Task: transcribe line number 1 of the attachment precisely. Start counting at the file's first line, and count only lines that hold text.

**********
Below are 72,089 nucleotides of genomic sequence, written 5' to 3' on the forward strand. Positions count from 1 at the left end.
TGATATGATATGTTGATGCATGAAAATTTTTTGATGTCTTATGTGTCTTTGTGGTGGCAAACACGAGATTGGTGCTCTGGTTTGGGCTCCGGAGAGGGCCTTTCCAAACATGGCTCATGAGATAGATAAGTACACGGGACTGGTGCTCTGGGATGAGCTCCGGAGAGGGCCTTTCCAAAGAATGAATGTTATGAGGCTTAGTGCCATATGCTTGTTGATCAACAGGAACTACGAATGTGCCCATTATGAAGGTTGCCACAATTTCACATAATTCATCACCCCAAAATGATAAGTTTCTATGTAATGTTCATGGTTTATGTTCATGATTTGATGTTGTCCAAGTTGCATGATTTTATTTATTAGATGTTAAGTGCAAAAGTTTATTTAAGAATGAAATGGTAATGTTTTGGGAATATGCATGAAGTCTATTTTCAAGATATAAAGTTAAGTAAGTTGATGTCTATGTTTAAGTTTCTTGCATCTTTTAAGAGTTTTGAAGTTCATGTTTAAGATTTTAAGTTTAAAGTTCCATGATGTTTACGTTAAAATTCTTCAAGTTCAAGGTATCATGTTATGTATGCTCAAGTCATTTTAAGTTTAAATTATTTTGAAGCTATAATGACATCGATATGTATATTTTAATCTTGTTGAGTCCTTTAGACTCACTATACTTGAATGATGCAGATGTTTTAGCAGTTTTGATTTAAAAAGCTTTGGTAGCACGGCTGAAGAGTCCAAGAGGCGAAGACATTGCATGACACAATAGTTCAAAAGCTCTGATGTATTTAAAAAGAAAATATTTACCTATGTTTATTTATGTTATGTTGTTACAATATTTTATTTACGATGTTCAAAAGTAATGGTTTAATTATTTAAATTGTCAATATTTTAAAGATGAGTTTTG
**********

Below are 72,089 nucleotides of genomic sequence, written 5' to 3' on the forward strand. Positions count from 1 at the left end.